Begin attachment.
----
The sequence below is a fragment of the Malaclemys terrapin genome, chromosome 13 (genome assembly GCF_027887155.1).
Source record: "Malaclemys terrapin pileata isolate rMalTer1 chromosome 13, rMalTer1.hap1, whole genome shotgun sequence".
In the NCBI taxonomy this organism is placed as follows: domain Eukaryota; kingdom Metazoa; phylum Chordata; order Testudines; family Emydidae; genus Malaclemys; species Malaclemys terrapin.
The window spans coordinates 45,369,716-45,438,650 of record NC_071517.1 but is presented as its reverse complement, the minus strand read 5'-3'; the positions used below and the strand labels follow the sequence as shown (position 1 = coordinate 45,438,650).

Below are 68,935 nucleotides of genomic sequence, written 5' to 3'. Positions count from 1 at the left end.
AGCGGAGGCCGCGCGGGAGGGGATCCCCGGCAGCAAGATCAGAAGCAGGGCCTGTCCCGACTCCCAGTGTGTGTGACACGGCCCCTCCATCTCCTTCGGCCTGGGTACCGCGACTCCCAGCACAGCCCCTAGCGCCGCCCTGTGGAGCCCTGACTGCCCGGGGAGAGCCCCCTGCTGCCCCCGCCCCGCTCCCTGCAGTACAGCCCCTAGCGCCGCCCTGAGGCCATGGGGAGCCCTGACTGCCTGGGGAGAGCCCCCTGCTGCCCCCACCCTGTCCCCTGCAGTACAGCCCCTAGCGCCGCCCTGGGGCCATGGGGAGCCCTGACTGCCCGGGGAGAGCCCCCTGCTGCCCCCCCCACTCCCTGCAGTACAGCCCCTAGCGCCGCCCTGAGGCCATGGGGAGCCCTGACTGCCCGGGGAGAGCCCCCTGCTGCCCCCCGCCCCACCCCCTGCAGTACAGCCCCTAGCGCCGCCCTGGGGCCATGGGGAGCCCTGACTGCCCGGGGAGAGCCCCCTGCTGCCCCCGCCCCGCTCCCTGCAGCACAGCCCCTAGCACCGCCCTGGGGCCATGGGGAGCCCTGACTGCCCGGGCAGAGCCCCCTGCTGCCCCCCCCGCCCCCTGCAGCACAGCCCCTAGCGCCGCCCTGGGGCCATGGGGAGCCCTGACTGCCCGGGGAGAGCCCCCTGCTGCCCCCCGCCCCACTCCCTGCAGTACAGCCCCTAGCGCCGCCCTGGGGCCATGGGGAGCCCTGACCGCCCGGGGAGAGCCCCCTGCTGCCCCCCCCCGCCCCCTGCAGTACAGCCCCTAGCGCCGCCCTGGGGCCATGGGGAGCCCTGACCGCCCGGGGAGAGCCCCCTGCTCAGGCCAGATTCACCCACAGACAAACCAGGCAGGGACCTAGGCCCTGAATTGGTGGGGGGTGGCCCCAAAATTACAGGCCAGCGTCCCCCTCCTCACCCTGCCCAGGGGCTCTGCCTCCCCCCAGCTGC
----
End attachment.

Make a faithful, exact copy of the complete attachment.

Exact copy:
The sequence below is a fragment of the Malaclemys terrapin genome, chromosome 13 (genome assembly GCF_027887155.1).
Source record: "Malaclemys terrapin pileata isolate rMalTer1 chromosome 13, rMalTer1.hap1, whole genome shotgun sequence".
In the NCBI taxonomy this organism is placed as follows: domain Eukaryota; kingdom Metazoa; phylum Chordata; order Testudines; family Emydidae; genus Malaclemys; species Malaclemys terrapin.
The window spans coordinates 45,369,716-45,438,650 of record NC_071517.1 but is presented as its reverse complement, the minus strand read 5'-3'; the positions used below and the strand labels follow the sequence as shown (position 1 = coordinate 45,438,650).

Below are 68,935 nucleotides of genomic sequence, written 5' to 3'. Positions count from 1 at the left end.
AGCGGAGGCCGCGCGGGAGGGGATCCCCGGCAGCAAGATCAGAAGCAGGGCCTGTCCCGACTCCCAGTGTGTGTGACACGGCCCCTCCATCTCCTTCGGCCTGGGTACCGCGACTCCCAGCACAGCCCCTAGCGCCGCCCTGTGGAGCCCTGACTGCCCGGGGAGAGCCCCCTGCTGCCCCCGCCCCGCTCCCTGCAGTACAGCCCCTAGCGCCGCCCTGAGGCCATGGGGAGCCCTGACTGCCTGGGGAGAGCCCCCTGCTGCCCCCACCCTGTCCCCTGCAGTACAGCCCCTAGCGCCGCCCTGGGGCCATGGGGAGCCCTGACTGCCCGGGGAGAGCCCCCTGCTGCCCCCCCCACTCCCTGCAGTACAGCCCCTAGCGCCGCCCTGAGGCCATGGGGAGCCCTGACTGCCCGGGGAGAGCCCCCTGCTGCCCCCCGCCCCACCCCCTGCAGTACAGCCCCTAGCGCCGCCCTGGGGCCATGGGGAGCCCTGACTGCCCGGGGAGAGCCCCCTGCTGCCCCCGCCCCGCTCCCTGCAGCACAGCCCCTAGCACCGCCCTGGGGCCATGGGGAGCCCTGACTGCCCGGGCAGAGCCCCCTGCTGCCCCCCCCGCCCCCTGCAGCACAGCCCCTAGCGCCGCCCTGGGGCCATGGGGAGCCCTGACTGCCCGGGGAGAGCCCCCTGCTGCCCCCCGCCCCACTCCCTGCAGTACAGCCCCTAGCGCCGCCCTGGGGCCATGGGGAGCCCTGACCGCCCGGGGAGAGCCCCCTGCTGCCCCCCCCCGCCCCCTGCAGTACAGCCCCTAGCGCCGCCCTGGGGCCATGGGGAGCCCTGACCGCCCGGGGAGAGCCCCCTGCTCAGGCCAGATTCACCCACAGACAAACCAGGCAGGGACCTAGGCCCTGAATTGGTGGGGGGTGGCCCCAAAATTACAGGCCAGCGTCCCCCTCCTCACCCTGCCCAGGGGCTCTGCCTCCCCCCAGCTGC